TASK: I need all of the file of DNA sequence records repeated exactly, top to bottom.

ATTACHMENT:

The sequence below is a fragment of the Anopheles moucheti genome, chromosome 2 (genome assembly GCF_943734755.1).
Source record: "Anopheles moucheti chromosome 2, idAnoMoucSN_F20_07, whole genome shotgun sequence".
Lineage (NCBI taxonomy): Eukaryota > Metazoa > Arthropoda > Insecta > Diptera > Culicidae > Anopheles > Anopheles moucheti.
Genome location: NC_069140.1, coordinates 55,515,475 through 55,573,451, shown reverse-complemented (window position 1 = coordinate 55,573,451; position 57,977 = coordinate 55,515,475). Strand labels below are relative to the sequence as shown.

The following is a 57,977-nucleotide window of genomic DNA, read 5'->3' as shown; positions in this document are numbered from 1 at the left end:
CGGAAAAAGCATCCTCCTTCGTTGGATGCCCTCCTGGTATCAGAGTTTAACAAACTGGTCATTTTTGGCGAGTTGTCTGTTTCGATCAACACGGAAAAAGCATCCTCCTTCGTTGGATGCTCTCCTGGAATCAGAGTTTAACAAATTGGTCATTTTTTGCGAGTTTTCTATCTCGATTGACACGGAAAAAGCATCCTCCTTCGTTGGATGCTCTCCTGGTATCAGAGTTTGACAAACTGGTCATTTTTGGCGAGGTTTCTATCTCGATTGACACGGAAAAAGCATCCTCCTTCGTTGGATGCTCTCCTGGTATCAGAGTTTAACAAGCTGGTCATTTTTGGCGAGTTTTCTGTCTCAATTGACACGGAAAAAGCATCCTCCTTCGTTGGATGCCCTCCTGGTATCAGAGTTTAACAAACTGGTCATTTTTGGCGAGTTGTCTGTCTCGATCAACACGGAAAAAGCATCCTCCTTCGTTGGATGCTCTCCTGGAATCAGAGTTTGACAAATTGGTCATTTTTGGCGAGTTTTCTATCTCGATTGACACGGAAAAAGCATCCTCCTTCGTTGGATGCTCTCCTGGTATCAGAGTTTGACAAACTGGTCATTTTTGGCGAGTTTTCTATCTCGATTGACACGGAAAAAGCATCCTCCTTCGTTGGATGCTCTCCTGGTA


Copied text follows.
The sequence below is a fragment of the Anopheles moucheti genome, chromosome 2 (genome assembly GCF_943734755.1).
Source record: "Anopheles moucheti chromosome 2, idAnoMoucSN_F20_07, whole genome shotgun sequence".
Lineage (NCBI taxonomy): Eukaryota > Metazoa > Arthropoda > Insecta > Diptera > Culicidae > Anopheles > Anopheles moucheti.
Genome location: NC_069140.1, coordinates 55,515,475 through 55,573,451, shown reverse-complemented (window position 1 = coordinate 55,573,451; position 57,977 = coordinate 55,515,475). Strand labels below are relative to the sequence as shown.

The following is a 57,977-nucleotide window of genomic DNA, read 5'->3' as shown; positions in this document are numbered from 1 at the left end:
CGGAAAAAGCATCCTCCTTCGTTGGATGCCCTCCTGGTATCAGAGTTTAACAAACTGGTCATTTTTGGCGAGTTGTCTGTTTCGATCAACACGGAAAAAGCATCCTCCTTCGTTGGATGCTCTCCTGGAATCAGAGTTTAACAAATTGGTCATTTTTTGCGAGTTTTCTATCTCGATTGACACGGAAAAAGCATCCTCCTTCGTTGGATGCTCTCCTGGTATCAGAGTTTGACAAACTGGTCATTTTTGGCGAGGTTTCTATCTCGATTGACACGGAAAAAGCATCCTCCTTCGTTGGATGCTCTCCTGGTATCAGAGTTTAACAAGCTGGTCATTTTTGGCGAGTTTTCTGTCTCAATTGACACGGAAAAAGCATCCTCCTTCGTTGGATGCCCTCCTGGTATCAGAGTTTAACAAACTGGTCATTTTTGGCGAGTTGTCTGTCTCGATCAACACGGAAAAAGCATCCTCCTTCGTTGGATGCTCTCCTGGAATCAGAGTTTGACAAATTGGTCATTTTTGGCGAGTTTTCTATCTCGATTGACACGGAAAAAGCATCCTCCTTCGTTGGATGCTCTCCTGGTATCAGAGTTTGACAAACTGGTCATTTTTGGCGAGTTTTCTATCTCGATTGACACGGAAAAAGCATCCTCCTTCGTTGGATGCTCTCCTGGTA